The morning we left Albuquerque to travel to Santa Fe was one of the most beautiful mornings I have ever been a witness to. The magic and playfulness left by the early morning snow literally made me smile all the way to Santa Fe. Thank you Julian for the magical drive in the land of enchantment.

Heidi Majano, Executive Director to the Peaceful World Foundation

By Julián Antonio Carrillo

As part of our Executive Director Heidi Majano’s first official visit to the Land of Enchantment in early 2023, I planned a second in-person Peaceful World Conversation apart from the one we hosted previously at the Maxwell Museum of Anthropology. This time, Heidi and I connected with the award-winning Wise Fool social circus in Santa Fe, New Mexico, a non-profit organization of which I am a Board Member.

Social circus, as we discussed that day, is many things. But a simple working definition is the use and practice of the circus arts to advance social justice and equity. You can read more about it on Wise Fool’s website.

The objective of our morning gathering over breakfast was three fold: first, introduce Heidi to some of the educational and social justice work that this organization is known for; second, give its three Co-Executive Directors, Kristen Woods, Alishiya Kapoor, and Amaya Alvarado an opportunity to “break bread” with some of their staff, board and community members; and third, reflect on the many ways that social circus contributes to peace-building, community formation, and equity.

The hour and half that we spent over breakfast at The Pantry was filled with reflections, ideas, anecdotes, and rich dialogue as everyone around the table contributed and listened attentively to what others had to say. Even Alishiya, through a Zoom video from the East Coast, was able to participate and bring her insight and experience into the conversation.

After a quick informal introduction around the table as all eight of us participants ordered coffee or tea, the talk kicked off with a question about the Peaceful World Foundation (PWF) from one of Wise Fool’s Co-Executive Directors.

Paraphrasing, it was asked: “What does the Foundation do and stand for?” 

The Dynamic Staff energized the room.

Heidi responded by explaining its origins, referencing the artwork of and hosted conversations by its Founder, Sami Sunchild, and then moved on to talk about education and grantmaking. Here, I added a little about the work some of our grantees do, such as Karen Collins, Artist and Founder of the African American Miniature Museum, to illustrate our reach and the kind of work we support. 

This sharing about the Foundation then allowed Wise Fool members to easily find common ground with it and answer Heidi’s first conversation starter:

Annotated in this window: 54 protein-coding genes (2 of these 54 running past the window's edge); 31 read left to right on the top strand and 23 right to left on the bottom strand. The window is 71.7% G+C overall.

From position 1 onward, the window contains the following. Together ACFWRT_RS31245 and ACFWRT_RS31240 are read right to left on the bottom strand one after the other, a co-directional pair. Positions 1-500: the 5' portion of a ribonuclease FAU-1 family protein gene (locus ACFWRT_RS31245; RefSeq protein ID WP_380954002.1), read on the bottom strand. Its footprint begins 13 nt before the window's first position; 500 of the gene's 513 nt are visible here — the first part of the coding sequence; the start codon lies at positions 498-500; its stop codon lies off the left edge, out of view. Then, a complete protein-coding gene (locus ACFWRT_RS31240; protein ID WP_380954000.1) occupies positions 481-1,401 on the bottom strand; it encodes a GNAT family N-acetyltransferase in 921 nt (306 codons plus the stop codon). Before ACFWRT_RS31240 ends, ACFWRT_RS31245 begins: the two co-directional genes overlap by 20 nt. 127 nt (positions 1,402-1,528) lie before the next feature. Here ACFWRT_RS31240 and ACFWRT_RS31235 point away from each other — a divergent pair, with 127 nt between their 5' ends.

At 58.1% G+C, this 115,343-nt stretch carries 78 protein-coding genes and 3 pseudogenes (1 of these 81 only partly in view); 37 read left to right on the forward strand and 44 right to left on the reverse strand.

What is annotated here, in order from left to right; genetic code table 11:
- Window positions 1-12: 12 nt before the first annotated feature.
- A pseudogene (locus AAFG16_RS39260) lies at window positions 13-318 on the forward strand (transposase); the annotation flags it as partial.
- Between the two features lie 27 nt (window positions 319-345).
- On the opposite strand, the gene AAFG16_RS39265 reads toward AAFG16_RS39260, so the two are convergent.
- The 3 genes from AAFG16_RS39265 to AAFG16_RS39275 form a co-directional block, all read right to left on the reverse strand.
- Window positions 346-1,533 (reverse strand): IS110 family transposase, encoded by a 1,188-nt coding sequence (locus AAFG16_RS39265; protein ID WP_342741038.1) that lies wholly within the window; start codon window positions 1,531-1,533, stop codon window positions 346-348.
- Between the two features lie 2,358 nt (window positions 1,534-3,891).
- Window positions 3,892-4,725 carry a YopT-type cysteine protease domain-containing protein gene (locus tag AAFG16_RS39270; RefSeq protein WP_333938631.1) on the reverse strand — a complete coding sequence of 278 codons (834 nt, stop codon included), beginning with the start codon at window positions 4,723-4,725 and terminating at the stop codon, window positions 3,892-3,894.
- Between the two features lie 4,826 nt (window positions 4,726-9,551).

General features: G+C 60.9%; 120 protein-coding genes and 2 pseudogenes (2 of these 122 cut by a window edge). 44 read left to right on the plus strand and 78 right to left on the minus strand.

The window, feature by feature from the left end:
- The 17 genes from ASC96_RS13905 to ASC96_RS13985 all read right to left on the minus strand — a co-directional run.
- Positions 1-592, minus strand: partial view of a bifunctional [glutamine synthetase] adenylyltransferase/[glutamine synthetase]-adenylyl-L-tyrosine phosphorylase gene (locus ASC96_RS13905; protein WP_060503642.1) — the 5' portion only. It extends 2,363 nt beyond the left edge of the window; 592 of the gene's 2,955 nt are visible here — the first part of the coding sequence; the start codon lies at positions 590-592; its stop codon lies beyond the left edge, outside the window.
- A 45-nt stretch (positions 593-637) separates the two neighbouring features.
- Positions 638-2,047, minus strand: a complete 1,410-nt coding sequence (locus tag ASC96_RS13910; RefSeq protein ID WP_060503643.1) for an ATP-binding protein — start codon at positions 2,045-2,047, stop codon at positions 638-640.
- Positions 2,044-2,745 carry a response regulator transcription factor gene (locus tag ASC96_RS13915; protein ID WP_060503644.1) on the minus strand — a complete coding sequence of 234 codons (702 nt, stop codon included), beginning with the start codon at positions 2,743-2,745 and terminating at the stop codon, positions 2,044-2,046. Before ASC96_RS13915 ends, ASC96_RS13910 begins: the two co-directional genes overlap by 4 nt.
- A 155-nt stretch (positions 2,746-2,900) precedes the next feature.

What does social circus mean to you and how do you see it advancing equity and justice?

 The first to go, as I recall, was Kristen who brought up both the acceptance she has felt from the social circus community as well as the resilience of the circus arts. Amalia then spoke about how central community-building is and the power of learning together. For her, social circus is also about learning to be in your body…and how to function in the world. It also has great potential to teach you discipline and commitment. 

Photos taken at the Wise Fool creative room.

Then, Wise Fool Board Member Tori Nicole and her friend Tauri Lang, both of them artists, pitched in some great ideas. The latter highlighted, similar to Amaya, the empowerment that social circus contributes to and the strength of its intergenerational emphasis as it serves kids and youth but also adults and elders; in other words, there’s room for everyone and everybody in social circus. 

Tori Nicole, on her end, commented on the ways social circus aims to create non-competitive spaces. In a world and dominant culture in which competition, status, and egos are so prominent in classrooms, sports, and even recreational activities, social circus breaks with this tendency. Rather, it emphasizes collaboration and that each person can contribute whatever they bring already to make the whole greater than the parts.

At one point along the free-flowing and enriching conversation, I remember sharing that, for me, one of the key contributions of circus in general and social circus, in particular, is that it creates a unique space and time for humans to bring out our ludic side and playfulness.

Play in human society is so liberating, yet so constrained. For the most part, dominant society has designated spaces where “play,” “humor,” and “joy,” even, can take place. Yet we know, from an anthropological perspective, that humans (and apes and other social animals!) are playful by nature and play teaches us so much about the world, our relations, and ourselves. 

Lastly, one of Wise Fool’s coaches, Amelia Calsi, gave Heidi and the rest of us some concrete examples of the organization’s educational programming. For instance, the “Circus Comes to School” program offered to schoolchildren in New Mexico. In a state like ours where public education is constantly ranked amongst the lowest, creating a welcoming space for self-expression, self-discovery, peer-to-peer learning, and social justice, can be and is transformative. 

Stay Playful

I think all of us at that table left thinking that our work – at PWF and Wise Fool – intersects in many ways. And that maybe in the future we may even collaborate. For now, we hope Heidi will visit us again in New Mexico next year and invite us once more to breakfast over reflective, meaningful conversation.

To help us expand peace building efforts together sign up HERE and Join one of our community conversations.